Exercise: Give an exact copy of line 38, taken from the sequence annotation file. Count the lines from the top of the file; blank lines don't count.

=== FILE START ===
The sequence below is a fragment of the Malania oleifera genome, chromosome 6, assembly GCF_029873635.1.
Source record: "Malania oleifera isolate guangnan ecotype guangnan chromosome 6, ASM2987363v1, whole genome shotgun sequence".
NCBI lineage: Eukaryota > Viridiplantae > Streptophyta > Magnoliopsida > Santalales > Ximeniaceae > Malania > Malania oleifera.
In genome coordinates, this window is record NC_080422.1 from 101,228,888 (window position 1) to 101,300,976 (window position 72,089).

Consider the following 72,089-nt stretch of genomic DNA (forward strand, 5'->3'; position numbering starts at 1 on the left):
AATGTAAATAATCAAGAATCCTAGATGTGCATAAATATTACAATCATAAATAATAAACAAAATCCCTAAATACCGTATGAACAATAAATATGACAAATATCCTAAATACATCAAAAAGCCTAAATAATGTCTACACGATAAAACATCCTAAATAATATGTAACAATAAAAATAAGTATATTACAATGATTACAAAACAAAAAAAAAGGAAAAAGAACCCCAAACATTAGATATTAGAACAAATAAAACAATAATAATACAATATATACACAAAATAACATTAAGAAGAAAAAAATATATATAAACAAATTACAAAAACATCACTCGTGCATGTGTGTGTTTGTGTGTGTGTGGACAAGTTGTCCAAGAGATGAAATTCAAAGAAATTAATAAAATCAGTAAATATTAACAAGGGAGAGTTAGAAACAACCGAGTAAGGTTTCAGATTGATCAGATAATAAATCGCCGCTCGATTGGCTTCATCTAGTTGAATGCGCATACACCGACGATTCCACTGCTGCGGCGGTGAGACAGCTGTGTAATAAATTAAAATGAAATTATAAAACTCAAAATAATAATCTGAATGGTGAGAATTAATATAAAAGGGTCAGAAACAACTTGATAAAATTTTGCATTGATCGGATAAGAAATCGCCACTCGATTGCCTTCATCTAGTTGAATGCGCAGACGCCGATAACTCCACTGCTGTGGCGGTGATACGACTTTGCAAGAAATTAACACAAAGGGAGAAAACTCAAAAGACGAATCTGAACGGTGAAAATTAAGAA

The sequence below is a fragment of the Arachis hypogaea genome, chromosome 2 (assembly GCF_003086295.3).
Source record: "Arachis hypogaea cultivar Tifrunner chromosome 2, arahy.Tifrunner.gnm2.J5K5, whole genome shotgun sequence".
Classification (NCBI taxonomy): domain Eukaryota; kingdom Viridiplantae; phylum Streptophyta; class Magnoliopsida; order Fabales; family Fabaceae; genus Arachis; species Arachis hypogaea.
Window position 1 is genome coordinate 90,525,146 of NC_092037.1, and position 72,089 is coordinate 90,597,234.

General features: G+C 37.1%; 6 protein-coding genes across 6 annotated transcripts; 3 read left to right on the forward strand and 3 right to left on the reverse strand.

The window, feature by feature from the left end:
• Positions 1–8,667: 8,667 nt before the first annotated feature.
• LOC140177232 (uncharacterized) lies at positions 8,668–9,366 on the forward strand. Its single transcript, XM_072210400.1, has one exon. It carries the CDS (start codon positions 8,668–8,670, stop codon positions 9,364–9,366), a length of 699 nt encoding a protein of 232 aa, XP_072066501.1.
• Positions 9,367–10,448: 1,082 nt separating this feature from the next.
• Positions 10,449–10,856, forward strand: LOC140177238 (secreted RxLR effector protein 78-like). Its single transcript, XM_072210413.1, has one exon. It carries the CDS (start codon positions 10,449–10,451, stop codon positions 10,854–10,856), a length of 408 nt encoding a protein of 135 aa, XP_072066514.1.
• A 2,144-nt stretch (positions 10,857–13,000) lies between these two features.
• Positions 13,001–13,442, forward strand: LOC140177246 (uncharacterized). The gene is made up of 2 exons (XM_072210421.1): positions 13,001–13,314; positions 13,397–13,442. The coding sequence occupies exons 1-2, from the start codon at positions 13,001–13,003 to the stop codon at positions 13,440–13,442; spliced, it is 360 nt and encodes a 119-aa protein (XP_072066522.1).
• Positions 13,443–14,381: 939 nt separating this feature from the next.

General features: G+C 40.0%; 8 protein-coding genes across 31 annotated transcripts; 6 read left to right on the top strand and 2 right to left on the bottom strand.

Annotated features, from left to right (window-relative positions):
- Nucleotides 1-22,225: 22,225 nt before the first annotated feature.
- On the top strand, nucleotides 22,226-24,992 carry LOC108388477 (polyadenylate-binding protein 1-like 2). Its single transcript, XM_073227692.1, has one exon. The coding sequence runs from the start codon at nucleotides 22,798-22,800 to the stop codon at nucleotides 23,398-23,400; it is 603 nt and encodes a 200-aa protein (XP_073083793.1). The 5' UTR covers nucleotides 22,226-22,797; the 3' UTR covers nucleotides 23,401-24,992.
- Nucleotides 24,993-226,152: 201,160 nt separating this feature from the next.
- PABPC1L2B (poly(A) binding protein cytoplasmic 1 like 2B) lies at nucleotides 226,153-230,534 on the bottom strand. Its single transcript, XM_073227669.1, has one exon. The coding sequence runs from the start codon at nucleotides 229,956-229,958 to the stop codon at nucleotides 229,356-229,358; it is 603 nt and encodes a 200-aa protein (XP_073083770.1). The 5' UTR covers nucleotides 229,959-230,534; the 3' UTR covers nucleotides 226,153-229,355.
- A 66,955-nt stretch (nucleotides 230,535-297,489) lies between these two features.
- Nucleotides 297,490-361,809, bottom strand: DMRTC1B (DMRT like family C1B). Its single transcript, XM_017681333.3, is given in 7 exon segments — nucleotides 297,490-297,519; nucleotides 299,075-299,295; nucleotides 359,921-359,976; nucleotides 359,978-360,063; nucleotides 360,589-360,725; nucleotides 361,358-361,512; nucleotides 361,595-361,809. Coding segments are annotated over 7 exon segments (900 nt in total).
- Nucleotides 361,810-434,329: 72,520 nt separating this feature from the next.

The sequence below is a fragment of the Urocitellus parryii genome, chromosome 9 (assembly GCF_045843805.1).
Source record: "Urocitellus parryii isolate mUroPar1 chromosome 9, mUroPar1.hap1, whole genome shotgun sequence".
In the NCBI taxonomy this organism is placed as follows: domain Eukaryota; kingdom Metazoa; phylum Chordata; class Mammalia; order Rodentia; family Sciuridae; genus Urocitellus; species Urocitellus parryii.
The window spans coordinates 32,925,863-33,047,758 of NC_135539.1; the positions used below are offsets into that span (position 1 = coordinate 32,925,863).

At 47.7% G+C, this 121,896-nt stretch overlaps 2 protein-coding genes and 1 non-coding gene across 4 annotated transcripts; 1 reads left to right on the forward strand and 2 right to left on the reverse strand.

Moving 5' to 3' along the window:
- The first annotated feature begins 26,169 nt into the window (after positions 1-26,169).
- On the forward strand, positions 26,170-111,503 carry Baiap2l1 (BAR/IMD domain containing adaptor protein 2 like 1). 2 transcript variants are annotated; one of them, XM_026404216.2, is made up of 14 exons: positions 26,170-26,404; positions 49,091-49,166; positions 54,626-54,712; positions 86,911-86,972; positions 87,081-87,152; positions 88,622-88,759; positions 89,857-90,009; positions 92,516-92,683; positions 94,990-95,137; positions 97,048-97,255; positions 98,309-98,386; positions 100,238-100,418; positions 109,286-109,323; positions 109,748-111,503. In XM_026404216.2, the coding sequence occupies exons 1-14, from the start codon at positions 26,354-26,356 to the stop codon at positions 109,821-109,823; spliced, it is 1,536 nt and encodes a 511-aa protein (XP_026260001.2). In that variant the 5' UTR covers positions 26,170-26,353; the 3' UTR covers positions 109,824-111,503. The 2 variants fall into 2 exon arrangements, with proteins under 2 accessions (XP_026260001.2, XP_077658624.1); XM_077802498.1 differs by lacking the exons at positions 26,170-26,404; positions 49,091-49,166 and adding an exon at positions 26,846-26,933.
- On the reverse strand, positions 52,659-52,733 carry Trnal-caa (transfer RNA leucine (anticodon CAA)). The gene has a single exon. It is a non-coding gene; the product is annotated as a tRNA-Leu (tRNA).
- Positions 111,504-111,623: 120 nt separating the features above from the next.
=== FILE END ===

- Positions 111,504-111,623: 120 nt separating the features above from the next.